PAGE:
God wants you to be strong spiritually and you can see you have developed and matured in some of these ways. You may even be able to say you have been diligent in each: 1) accumulating knowledge; 2) communicating truth; 3) increasing faith; 4) serving in generosity; and 5) sacrificing. And if you know someone with all of these qualities, you deeply admire him. Surely someone like this would be a shoe-in for heaven, right? No doubt all of these traits are critical, but if you had all of these and had not the sixth trait of spiritual strength, all of the others would be meaningless.
Go to 1 Corinthians 13:1 for strength number six; this strength gives all the others value. “Though I SPEAK with the tongues of men and of angels, but have not love, I have become sounding brass or a clanging cymbal.” No matter how skillfully you communicate truth to the lost or the saved, publicly or from house to house, if your message is not deeply rooted in love – in God’s eyes you do no better than bang on pots and pans. I’m not, but I could be the most powerful debater, the most eloquent preacher, the most effective soul-winner and the smoothest conversationalist, but if my words – or your words – are not driven by love, God says I might as well beat around on an old metal trash can with a baseball bat – because I’m wasting my time.
Paul makes the same point in Ephesians 4:15, “Speaking the truth in love, let us grow in every way into Him who is the head — Christ.” We need to reel in our emotions and be aware of the messages we send with facial gestures, tone of voice and body language that do not communicate love. Otherwise, we can unravel all the good we try to accomplish. I’m not the only one that can grow in this area.
1 Corinthians 13:2, “And though I have the gift of prophecy, and understand all mysteries and all knowledge… but have not love, I am nothing.” I love reading and studying the word and will of God, don’t you? Over time, diligent study rewards us with increased knowledge. But, no matter how much we know, our knowledge will always be dwarfed by our ignorance. Socrates said, “The more I learn the more I realize how little I know” – and that’s right! Imagine you knew the Old and New Testament. You not only had it memorized, but you had a perfect understanding of every Scripture. You understood every controversial issue; you were the expert! You grasped every symbol in Revelation and could explain it so a child could understand. That would make you the most valuable Christian on earth, right? Wrong! Unless this knowledge involved the understanding and application of the teaching on love, it would be inadequate. Listen, “though I have the gift of prophecy, and understand ALL mysteries and ALL knowledge… but have not love, I am nothing.”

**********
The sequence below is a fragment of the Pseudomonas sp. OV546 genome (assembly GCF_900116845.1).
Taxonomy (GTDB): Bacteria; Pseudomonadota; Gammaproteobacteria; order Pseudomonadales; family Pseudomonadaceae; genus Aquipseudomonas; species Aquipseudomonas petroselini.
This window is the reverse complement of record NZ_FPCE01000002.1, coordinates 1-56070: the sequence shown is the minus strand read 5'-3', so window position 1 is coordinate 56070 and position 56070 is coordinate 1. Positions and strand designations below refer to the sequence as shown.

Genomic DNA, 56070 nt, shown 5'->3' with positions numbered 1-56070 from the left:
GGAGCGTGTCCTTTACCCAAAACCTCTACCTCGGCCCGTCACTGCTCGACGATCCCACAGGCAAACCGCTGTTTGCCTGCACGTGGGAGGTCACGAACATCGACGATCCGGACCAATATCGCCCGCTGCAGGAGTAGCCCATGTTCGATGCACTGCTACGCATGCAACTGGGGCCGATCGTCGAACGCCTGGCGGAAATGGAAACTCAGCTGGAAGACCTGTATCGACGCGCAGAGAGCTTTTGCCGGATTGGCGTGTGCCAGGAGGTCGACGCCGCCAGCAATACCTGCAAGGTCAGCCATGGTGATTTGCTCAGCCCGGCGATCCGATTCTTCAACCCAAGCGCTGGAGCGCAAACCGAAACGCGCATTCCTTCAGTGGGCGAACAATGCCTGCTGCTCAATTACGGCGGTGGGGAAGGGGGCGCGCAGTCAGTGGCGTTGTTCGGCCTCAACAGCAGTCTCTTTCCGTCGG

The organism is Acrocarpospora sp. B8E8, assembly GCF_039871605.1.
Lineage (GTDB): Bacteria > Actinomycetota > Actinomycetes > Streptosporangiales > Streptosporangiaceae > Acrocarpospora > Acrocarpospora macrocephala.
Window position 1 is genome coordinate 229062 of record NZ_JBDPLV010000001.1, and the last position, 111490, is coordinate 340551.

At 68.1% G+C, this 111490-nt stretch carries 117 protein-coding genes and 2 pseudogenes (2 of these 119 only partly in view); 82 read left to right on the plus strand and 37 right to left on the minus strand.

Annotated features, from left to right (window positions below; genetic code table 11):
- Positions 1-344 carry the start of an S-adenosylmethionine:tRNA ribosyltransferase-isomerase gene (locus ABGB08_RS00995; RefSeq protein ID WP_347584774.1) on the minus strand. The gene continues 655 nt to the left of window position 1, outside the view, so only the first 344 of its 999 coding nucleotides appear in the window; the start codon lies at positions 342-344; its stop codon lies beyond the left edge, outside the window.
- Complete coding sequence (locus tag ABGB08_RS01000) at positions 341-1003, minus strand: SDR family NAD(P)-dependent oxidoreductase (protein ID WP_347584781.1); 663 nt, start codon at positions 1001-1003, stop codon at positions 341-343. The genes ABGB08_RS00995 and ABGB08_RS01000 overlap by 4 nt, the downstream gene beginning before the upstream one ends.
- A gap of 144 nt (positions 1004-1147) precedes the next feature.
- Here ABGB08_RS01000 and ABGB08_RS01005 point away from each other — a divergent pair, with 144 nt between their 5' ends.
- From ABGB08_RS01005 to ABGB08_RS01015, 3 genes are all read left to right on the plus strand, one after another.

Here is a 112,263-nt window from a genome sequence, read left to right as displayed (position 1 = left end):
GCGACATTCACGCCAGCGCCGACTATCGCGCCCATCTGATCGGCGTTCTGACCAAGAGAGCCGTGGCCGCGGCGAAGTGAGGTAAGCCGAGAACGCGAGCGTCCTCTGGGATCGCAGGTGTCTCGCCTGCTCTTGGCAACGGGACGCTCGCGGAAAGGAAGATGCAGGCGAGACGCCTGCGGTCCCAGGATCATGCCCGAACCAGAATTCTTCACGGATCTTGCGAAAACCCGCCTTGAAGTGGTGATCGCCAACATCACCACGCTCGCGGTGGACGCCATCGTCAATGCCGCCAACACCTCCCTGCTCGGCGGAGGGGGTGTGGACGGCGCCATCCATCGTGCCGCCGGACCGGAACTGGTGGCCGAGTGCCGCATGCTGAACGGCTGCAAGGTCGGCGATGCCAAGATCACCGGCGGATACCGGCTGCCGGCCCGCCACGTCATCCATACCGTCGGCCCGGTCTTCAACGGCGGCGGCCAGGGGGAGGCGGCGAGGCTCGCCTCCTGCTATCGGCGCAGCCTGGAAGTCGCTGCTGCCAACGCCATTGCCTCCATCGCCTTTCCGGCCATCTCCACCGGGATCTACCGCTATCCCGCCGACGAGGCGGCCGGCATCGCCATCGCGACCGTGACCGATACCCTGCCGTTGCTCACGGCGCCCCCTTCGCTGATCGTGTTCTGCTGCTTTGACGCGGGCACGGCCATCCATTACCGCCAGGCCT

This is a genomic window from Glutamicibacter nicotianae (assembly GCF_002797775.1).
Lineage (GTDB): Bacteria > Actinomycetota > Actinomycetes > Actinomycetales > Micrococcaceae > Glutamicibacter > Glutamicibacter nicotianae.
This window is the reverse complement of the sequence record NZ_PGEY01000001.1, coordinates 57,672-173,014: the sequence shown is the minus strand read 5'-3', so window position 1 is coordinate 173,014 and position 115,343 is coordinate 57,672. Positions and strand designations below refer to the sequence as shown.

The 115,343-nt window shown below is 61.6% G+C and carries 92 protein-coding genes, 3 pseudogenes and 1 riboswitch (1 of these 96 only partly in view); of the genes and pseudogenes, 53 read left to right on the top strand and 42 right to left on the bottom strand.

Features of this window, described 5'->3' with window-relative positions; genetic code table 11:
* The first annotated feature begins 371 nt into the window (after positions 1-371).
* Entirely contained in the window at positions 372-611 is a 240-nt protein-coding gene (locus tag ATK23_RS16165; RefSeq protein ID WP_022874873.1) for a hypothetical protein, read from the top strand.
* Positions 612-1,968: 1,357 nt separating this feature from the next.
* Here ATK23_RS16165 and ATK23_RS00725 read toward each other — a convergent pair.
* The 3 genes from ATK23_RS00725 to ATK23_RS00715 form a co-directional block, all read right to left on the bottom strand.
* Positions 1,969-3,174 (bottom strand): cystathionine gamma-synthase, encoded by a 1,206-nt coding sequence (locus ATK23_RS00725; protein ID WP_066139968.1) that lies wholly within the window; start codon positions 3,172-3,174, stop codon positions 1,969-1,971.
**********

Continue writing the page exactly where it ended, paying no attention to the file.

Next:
We need to know the scriptures and we need to know the truth, but there’s an equally important fact: “People don’t care how much you know till they know how much you care.” True, but that goes for God as well. GOD doesn’t care how much we know till he knows how much we care! See, our knowledge can be used as a trap by the devil. Never forget that! Paul teaches in 1 Corinthians 8:1, “Knowledge puffs up, but love builds up.” Only one form of knowledge will not puff up. It is taught in Ephesians 3:19, “to know the love of Christ which passes knowledge; that you may be filled with all the fullness of God.” Ever wonder why, with all the trouble in Corinth that Paul drops the great chapter on love at the climax of the book? Simple! With all the ills plaguing the church at Corinth, none was greater than their lack of love. Does that mean other issues were unimportant? Not at all! But we need to be abundantly clear: if we cannot consistently demonstrate love – wholehearted, unselfish, unmistakable concern for the welfare of others – we lower our ability to influence long-term those in error. Now, we may intimidate a few for a little while, but if they are not personally convicted the Jesus’ way – by speaking the truth in love, helping them secure long-term change will elude us.